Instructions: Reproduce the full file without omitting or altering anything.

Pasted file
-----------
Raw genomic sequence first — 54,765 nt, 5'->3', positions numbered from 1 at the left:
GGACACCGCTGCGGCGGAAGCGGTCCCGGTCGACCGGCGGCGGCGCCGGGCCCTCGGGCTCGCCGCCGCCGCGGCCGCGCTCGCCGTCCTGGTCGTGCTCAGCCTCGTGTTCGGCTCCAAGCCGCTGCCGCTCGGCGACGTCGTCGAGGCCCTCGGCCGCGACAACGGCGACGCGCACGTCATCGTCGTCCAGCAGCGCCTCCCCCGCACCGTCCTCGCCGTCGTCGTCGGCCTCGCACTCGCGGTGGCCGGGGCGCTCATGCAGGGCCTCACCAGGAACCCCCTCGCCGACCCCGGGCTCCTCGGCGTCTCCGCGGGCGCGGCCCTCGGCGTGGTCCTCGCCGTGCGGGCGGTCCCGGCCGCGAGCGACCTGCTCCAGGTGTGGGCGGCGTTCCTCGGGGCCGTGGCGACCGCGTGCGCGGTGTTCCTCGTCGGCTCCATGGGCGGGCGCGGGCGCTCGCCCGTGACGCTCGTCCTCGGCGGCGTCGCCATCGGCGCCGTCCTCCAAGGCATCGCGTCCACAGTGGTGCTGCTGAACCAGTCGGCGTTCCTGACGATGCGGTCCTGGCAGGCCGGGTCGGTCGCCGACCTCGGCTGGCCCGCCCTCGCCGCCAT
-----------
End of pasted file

Raw genomic sequence first — 54,765 nt, 5'->3', positions numbered from 1 at the left:
GGACACCGCTGCGGCGGAAGCGGTCCCGGTCGACCGGCGGCGGCGCCGGGCCCTCGGGCTCGCCGCCGCCGCGGCCGCGCTCGCCGTCCTGGTCGTGCTCAGCCTCGTGTTCGGCTCCAAGCCGCTGCCGCTCGGCGACGTCGTCGAGGCCCTCGGCCGCGACAACGGCGACGCGCACGTCATCGTCGTCCAGCAGCGCCTCCCCCGCACCGTCCTCGCCGTCGTCGTCGGCCTCGCACTCGCGGTGGCCGGGGCGCTCATGCAGGGCCTCACCAGGAACCCCCTCGCCGACCCCGGGCTCCTCGGCGTCTCCGCGGGCGCGGCCCTCGGCGTGGTCCTCGCCGTGCGGGCGGTCCCGGCCGCGAGCGACCTGCTCCAGGTGTGGGCGGCGTTCCTCGGGGCCGTGGCGACCGCGTGCGCGGTGTTCCTCGTCGGCTCCATGGGCGGGCGCGGGCGCTCGCCCGTGACGCTCGTCCTCGGCGGCGTCGCCATCGGCGCCGTCCTCCAAGGCATCGCGTCCACAGTGGTGCTGCTGAACCAGTCGGCGTTCCTGACGATGCGGTCCTGGCAGGCCGGGTCGGTCGCCGACCTCGGCTGGCCCGCCCTCGCCGCCAT